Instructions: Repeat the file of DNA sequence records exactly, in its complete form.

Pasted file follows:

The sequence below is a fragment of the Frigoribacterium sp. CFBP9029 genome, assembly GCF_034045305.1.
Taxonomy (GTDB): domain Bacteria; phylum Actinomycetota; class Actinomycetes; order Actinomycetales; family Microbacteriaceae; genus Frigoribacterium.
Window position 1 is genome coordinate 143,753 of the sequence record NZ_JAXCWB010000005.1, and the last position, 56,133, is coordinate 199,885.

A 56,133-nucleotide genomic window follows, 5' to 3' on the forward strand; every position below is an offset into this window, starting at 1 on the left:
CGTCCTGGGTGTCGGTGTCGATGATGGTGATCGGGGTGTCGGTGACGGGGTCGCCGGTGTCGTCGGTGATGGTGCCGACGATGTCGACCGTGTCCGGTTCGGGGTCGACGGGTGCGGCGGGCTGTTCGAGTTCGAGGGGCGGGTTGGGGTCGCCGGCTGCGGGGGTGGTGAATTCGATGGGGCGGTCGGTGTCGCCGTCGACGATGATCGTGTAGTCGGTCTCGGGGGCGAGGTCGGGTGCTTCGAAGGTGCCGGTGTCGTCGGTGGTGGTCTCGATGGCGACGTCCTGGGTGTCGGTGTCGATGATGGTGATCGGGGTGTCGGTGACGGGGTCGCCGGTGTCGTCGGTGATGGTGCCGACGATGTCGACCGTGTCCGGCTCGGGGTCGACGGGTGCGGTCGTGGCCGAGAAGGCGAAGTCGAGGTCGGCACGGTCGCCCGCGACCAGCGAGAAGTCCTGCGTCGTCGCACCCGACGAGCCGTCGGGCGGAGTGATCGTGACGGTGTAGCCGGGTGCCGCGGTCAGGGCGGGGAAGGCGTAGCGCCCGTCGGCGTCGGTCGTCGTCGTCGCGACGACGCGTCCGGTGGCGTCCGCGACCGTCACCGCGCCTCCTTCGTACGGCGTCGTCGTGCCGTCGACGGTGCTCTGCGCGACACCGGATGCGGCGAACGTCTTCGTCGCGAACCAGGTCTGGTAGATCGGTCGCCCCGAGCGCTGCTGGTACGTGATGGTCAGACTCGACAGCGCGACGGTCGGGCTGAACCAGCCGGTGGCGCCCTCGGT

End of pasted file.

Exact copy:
The sequence below is a fragment of the Frigoribacterium sp. CFBP9029 genome, assembly GCF_034045305.1.
Taxonomy (GTDB): domain Bacteria; phylum Actinomycetota; class Actinomycetes; order Actinomycetales; family Microbacteriaceae; genus Frigoribacterium.
Window position 1 is genome coordinate 143,753 of the sequence record NZ_JAXCWB010000005.1, and the last position, 56,133, is coordinate 199,885.

A 56,133-nucleotide genomic window follows, 5' to 3' on the forward strand; every position below is an offset into this window, starting at 1 on the left:
CGTCCTGGGTGTCGGTGTCGATGATGGTGATCGGGGTGTCGGTGACGGGGTCGCCGGTGTCGTCGGTGATGGTGCCGACGATGTCGACCGTGTCCGGTTCGGGGTCGACGGGTGCGGCGGGCTGTTCGAGTTCGAGGGGCGGGTTGGGGTCGCCGGCTGCGGGGGTGGTGAATTCGATGGGGCGGTCGGTGTCGCCGTCGACGATGATCGTGTAGTCGGTCTCGGGGGCGAGGTCGGGTGCTTCGAAGGTGCCGGTGTCGTCGGTGGTGGTCTCGATGGCGACGTCCTGGGTGTCGGTGTCGATGATGGTGATCGGGGTGTCGGTGACGGGGTCGCCGGTGTCGTCGGTGATGGTGCCGACGATGTCGACCGTGTCCGGCTCGGGGTCGACGGGTGCGGTCGTGGCCGAGAAGGCGAAGTCGAGGTCGGCACGGTCGCCCGCGACCAGCGAGAAGTCCTGCGTCGTCGCACCCGACGAGCCGTCGGGCGGAGTGATCGTGACGGTGTAGCCGGGTGCCGCGGTCAGGGCGGGGAAGGCGTAGCGCCCGTCGGCGTCGGTCGTCGTCGTCGCGACGACGCGTCCGGTGGCGTCCGCGACCGTCACCGCGCCTCCTTCGTACGGCGTCGTCGTGCCGTCGACGGTGCTCTGCGCGACACCGGATGCGGCGAACGTCTTCGTCGCGAACCAGGTCTGGTAGATCGGTCGCCCCGAGCGCTGCTGGTACGTGATGGTCAGACTCGACAGCGCGACGGTCGGGCTGAACCAGCCGGTGGCGCCCTCGGT